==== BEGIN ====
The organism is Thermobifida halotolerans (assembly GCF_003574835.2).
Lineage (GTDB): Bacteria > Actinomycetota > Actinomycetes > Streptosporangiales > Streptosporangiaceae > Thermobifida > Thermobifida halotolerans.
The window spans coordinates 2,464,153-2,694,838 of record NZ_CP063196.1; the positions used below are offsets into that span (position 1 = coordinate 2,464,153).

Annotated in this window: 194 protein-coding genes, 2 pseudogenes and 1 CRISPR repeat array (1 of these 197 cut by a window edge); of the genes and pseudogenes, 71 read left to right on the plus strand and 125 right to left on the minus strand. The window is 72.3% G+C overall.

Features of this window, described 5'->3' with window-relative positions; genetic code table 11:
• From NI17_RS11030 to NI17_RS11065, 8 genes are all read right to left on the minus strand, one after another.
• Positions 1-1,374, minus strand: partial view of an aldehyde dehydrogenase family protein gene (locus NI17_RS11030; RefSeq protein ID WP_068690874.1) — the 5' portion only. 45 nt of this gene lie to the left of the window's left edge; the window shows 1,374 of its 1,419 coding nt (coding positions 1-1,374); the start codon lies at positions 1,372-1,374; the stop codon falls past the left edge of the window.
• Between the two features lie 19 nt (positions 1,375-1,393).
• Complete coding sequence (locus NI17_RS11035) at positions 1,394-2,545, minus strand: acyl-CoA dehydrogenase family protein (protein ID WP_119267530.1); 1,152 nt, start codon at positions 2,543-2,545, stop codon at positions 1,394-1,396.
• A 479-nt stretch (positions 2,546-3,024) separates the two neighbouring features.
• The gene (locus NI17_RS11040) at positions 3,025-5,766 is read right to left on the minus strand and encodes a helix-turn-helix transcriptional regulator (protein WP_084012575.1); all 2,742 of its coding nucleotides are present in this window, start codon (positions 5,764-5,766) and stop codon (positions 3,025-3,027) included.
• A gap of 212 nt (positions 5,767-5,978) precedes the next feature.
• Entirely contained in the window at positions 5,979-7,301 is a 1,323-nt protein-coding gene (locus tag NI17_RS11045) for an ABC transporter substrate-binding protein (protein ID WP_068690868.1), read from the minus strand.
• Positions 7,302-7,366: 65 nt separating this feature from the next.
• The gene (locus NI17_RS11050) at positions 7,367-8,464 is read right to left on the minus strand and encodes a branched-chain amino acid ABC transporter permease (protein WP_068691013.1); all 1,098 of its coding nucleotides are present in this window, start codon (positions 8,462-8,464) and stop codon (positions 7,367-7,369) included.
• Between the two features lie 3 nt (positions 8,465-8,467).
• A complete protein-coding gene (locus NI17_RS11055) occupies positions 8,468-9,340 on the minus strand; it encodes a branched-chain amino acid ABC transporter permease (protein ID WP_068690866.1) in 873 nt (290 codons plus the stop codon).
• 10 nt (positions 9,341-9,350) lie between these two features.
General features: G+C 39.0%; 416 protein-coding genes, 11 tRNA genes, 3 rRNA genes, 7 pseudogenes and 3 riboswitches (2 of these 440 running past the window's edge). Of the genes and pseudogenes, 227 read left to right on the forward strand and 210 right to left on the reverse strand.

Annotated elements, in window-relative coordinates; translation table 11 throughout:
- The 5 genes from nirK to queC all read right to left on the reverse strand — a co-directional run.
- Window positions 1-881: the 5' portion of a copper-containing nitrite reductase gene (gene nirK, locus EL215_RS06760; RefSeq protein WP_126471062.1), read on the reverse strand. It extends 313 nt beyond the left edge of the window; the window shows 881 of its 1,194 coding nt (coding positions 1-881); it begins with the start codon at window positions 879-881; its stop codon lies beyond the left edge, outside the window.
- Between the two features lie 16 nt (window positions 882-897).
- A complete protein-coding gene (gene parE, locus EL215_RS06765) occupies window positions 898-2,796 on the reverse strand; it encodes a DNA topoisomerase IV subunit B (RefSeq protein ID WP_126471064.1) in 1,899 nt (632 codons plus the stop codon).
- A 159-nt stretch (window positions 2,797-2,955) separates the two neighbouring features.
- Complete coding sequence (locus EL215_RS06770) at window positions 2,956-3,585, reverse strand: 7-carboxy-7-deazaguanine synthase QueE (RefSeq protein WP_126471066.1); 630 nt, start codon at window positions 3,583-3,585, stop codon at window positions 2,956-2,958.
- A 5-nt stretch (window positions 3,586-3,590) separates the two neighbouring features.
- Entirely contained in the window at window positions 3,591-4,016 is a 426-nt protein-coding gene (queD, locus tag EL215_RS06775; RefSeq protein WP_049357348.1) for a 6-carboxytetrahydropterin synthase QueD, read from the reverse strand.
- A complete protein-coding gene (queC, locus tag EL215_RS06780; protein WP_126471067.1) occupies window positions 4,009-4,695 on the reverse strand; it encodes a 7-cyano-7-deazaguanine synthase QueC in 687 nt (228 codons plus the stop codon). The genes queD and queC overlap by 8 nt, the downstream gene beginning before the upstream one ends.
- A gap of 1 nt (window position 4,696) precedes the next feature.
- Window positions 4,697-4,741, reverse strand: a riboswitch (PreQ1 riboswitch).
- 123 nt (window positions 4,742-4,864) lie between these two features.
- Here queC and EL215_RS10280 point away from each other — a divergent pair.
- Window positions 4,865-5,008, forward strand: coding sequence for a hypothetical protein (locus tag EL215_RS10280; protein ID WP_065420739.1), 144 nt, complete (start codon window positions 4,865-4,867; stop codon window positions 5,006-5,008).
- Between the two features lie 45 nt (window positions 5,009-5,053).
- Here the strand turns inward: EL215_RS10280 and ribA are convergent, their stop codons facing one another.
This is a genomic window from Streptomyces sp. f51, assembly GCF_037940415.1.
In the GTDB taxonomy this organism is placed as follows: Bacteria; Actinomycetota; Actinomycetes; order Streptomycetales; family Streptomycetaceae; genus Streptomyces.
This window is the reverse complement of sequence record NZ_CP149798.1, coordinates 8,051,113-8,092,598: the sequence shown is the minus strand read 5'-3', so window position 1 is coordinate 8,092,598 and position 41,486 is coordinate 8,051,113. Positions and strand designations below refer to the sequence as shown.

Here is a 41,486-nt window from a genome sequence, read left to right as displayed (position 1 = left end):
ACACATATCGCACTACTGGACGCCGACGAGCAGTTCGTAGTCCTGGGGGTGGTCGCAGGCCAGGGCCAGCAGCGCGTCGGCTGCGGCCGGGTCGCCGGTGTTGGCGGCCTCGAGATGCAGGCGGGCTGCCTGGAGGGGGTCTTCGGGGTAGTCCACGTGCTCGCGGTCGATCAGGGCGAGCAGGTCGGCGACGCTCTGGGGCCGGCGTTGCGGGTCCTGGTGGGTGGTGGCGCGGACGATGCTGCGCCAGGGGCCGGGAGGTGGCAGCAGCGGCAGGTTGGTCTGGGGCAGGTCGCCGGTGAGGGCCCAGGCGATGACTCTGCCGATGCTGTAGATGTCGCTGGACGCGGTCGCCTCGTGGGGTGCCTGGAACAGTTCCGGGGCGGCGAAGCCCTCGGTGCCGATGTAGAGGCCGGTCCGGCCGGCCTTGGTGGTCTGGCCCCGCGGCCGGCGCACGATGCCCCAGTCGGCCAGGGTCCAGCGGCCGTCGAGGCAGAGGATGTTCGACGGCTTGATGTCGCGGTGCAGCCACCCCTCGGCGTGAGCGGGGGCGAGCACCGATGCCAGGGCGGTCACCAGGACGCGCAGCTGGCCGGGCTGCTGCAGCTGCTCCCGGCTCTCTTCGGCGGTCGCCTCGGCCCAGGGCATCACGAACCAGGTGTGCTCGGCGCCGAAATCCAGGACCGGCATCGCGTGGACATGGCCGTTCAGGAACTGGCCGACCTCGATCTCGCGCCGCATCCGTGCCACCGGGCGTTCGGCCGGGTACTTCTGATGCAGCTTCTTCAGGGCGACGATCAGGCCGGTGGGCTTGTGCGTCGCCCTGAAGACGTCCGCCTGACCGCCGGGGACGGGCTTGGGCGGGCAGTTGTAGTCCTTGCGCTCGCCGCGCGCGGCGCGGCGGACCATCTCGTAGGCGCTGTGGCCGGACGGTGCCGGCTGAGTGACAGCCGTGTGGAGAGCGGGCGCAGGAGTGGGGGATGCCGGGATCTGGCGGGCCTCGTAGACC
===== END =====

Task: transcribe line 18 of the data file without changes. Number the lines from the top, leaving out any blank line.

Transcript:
• 10 nt (positions 9,341-9,350) lie between these two features.